Clarice Aiello, Professor at UCLA
Clarice D. Aiello is a quantum engineer interested in how quantum physics informs biology at the nanoscale. She is an expert on nanosensors harnessing room-temperature quantum effects in noisy environments. Experiments suggest that nontrivial quantum mechanical effects involving spin might underlie biosensing phenomena as varied as magnetic field detection for animal navigation, metabolic regulation in cells and optimal electron transport in chiral biomolecules. Can spin physics be established – or refuted! – to ...
Alex K. Chen
Alex K. Chen is an American thought thinker and hyper learner who has asked over 60,500 questions on the knowledge-sharing platform Quora. He became the world's top Quora poster in February of 2019 and remained there for ten consecutive weeks. In the year since, Alex K. Chen has continued his pursuit of bringing together stakeholders in the pursuit of anti-aging technology and the mitigation of existential risks to the human race. Chen has educated many on aging technology and is further an authority on ethics in AI.
Ada Nguyen, OnDeck Longevity Biotech
I’m a truth-seeker and problem-solver trained in various disciplines. I like to follow my curiosities, try to understand the world, and build things that last. I’m currently navigating the longevity biotech idea maze to identify whitespace for starting companies On the side, I’m working as a scientific consultant for longevity biotech startups Previously I was the co-founder and partner of On Deck Longevity Biotech I studied Computer Science, Neuroscience, and Cognitive Science at Princeton. I believe that advancing humanity is centered...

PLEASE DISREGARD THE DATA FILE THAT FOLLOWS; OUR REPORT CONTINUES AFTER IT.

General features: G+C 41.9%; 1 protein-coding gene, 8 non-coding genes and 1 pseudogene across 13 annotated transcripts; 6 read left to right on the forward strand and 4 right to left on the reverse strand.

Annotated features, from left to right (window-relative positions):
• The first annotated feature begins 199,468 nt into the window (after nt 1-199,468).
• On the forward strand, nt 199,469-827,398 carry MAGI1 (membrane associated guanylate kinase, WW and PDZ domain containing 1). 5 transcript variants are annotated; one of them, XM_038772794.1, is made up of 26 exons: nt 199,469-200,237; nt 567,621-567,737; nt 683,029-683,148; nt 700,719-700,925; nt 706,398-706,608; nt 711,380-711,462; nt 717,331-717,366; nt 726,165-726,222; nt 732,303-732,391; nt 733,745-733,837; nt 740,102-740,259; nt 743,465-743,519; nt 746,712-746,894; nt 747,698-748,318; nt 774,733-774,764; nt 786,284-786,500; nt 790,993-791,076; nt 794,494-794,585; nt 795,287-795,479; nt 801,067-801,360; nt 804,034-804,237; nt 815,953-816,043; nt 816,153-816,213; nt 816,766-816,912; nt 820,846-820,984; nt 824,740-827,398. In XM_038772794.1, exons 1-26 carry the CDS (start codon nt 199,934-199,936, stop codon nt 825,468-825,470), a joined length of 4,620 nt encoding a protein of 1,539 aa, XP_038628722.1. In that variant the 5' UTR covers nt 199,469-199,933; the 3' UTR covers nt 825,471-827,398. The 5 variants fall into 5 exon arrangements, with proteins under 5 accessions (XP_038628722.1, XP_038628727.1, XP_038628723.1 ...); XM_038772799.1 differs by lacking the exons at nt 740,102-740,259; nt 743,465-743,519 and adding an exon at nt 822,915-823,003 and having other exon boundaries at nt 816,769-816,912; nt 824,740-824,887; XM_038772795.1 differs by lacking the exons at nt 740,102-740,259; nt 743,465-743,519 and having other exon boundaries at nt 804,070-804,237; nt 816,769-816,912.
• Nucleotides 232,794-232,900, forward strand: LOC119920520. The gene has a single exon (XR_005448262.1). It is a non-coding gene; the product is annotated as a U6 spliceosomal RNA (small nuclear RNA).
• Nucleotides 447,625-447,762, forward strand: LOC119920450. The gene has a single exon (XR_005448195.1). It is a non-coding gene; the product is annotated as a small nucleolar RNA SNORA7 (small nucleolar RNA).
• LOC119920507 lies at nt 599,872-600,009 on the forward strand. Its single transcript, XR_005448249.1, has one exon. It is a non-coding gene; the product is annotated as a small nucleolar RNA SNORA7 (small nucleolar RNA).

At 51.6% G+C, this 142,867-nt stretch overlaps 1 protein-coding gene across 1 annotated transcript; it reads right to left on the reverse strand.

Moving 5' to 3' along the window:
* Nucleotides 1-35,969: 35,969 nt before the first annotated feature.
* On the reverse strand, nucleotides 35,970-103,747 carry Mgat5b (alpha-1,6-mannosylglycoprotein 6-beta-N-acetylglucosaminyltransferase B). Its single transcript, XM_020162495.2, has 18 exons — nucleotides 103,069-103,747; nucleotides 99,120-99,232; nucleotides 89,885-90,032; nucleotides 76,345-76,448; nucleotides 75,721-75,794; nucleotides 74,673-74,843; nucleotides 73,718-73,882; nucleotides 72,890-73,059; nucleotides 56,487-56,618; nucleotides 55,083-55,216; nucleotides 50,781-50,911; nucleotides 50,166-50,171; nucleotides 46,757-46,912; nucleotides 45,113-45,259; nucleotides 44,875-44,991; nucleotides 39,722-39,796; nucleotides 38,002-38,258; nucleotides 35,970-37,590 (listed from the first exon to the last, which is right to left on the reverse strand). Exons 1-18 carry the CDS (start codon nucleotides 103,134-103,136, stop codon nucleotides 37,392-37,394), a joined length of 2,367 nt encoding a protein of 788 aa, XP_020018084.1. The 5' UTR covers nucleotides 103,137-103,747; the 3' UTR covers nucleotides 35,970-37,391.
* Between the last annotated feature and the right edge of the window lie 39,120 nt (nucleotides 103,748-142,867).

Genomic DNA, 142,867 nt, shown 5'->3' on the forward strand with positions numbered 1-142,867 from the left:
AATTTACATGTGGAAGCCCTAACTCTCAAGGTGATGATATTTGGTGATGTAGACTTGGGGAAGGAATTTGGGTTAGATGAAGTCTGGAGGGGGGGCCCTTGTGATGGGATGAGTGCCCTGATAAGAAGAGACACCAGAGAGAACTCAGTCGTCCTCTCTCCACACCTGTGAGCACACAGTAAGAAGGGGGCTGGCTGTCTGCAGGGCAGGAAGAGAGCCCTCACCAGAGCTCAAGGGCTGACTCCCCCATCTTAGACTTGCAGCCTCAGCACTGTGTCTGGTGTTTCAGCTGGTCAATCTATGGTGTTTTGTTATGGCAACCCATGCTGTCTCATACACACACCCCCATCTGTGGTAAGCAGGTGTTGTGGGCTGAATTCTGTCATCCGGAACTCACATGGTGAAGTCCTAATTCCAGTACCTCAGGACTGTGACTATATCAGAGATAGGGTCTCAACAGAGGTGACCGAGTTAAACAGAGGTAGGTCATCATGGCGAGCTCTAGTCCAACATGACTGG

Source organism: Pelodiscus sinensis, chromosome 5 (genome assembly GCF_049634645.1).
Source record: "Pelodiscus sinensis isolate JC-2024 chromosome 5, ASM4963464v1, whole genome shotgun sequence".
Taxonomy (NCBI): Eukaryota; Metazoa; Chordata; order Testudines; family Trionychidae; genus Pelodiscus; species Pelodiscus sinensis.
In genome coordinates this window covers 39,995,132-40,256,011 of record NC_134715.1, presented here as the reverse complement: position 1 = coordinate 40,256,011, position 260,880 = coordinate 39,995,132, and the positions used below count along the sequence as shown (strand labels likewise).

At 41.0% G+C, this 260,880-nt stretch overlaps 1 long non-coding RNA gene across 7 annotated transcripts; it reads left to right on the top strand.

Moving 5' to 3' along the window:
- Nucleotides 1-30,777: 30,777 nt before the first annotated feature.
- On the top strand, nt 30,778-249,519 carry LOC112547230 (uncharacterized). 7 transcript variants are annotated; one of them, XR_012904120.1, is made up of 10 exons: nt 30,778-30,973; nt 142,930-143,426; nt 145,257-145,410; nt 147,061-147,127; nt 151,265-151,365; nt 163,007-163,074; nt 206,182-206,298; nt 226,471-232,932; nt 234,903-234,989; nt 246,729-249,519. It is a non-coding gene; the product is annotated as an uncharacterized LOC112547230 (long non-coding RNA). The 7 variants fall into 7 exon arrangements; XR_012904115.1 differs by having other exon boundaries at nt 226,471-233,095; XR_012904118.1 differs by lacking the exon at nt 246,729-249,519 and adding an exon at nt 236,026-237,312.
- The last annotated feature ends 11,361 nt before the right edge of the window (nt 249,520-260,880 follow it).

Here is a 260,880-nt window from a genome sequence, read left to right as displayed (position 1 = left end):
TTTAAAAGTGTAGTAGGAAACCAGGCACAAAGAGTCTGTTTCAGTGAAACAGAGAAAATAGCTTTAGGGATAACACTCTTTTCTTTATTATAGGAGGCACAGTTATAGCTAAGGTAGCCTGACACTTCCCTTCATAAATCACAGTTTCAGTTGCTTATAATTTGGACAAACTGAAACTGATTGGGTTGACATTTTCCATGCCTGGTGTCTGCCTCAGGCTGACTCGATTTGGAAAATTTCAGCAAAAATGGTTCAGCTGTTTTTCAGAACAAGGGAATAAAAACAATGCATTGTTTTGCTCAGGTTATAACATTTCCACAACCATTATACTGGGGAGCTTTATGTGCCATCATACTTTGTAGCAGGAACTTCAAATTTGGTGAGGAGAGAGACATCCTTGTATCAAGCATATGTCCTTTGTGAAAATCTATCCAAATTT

What is the most undervalued area for longevity progress we should pursue?
Quantum biology is underrated because there is very little interaction between biologists and physicists.
Where are we today? Where would we like to be?
In the short term, more experimentation on physiological quantum effects need to be carried out. In the medium term there should be a pipeline to train more people to be proficient in quantum biology. The long term goal is to turn quantum biology into a large and legitimate field backed by public support.
What public and private actions have the biggest impact on those goals?
Generating attention around quantum biology via youtube, podcasts, talk shows, or billionaire involvement.
What people, funding, resources, experiments would be required to test this hypothesis?
The most pressing need right now is to get more people directly involved in quantum biology at the experimental level, being trained with the necessary knowledge. Funding for UCLA’s quantum biology program would make it possible to recruit the necessary first wave of people.